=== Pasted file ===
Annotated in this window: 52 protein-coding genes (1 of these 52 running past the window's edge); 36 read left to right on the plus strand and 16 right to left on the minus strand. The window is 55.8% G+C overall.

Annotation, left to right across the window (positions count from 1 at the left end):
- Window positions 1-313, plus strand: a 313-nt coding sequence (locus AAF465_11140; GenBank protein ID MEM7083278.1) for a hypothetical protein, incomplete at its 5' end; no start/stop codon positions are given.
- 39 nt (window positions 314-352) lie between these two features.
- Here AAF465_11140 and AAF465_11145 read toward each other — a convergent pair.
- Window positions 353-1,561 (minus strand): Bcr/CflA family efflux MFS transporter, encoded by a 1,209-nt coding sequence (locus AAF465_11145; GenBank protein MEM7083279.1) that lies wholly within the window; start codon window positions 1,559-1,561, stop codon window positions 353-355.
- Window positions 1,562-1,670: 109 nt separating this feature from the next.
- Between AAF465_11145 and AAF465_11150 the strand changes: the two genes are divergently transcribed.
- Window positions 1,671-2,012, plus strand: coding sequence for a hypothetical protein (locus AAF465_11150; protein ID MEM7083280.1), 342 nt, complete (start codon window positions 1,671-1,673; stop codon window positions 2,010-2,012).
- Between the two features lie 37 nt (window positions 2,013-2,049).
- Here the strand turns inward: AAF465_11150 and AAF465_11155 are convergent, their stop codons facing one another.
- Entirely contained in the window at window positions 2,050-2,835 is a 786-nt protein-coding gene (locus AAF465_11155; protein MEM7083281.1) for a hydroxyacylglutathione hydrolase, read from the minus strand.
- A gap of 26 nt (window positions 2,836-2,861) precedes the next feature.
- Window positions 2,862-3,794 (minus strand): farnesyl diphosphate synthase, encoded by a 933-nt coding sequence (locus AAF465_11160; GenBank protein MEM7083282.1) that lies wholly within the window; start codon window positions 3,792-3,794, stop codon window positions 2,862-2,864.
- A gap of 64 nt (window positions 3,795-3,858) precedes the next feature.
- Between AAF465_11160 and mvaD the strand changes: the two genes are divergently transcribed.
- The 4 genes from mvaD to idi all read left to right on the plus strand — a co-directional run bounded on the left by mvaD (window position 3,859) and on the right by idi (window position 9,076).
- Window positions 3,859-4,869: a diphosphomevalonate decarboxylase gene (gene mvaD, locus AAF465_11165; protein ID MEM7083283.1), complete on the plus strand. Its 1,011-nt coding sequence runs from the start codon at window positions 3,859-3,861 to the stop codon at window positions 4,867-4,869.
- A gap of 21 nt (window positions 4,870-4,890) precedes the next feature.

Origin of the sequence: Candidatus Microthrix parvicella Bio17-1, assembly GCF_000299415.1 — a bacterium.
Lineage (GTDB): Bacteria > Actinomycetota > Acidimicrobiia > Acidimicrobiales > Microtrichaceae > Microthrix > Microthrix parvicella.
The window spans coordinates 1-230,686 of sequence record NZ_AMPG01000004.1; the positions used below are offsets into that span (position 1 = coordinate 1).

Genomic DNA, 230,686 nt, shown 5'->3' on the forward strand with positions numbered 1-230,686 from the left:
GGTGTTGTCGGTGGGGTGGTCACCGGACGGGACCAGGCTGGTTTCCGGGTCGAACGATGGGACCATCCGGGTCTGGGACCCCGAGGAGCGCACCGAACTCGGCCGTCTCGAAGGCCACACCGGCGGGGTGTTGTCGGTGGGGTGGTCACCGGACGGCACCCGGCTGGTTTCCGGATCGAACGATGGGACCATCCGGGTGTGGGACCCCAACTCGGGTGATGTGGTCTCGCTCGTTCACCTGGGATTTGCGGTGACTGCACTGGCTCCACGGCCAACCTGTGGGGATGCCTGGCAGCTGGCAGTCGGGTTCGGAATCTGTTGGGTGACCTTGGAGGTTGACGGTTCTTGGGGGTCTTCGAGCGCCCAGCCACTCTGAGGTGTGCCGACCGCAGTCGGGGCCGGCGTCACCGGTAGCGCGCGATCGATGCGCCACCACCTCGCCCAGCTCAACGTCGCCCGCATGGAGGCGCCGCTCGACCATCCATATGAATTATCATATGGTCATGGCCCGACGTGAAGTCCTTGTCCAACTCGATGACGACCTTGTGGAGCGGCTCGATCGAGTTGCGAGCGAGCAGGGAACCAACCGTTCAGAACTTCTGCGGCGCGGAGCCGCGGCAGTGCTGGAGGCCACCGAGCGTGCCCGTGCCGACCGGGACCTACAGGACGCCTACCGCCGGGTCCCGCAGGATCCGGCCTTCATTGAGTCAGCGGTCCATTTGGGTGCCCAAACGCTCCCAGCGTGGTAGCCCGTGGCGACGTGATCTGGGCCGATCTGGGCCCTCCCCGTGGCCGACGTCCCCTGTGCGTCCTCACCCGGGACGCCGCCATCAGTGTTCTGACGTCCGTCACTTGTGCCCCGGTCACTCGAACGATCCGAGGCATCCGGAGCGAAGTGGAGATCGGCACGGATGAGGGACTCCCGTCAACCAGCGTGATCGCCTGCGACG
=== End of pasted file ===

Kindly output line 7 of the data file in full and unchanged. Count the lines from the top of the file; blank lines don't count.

- Window positions 1,562-1,670: 109 nt separating this feature from the next.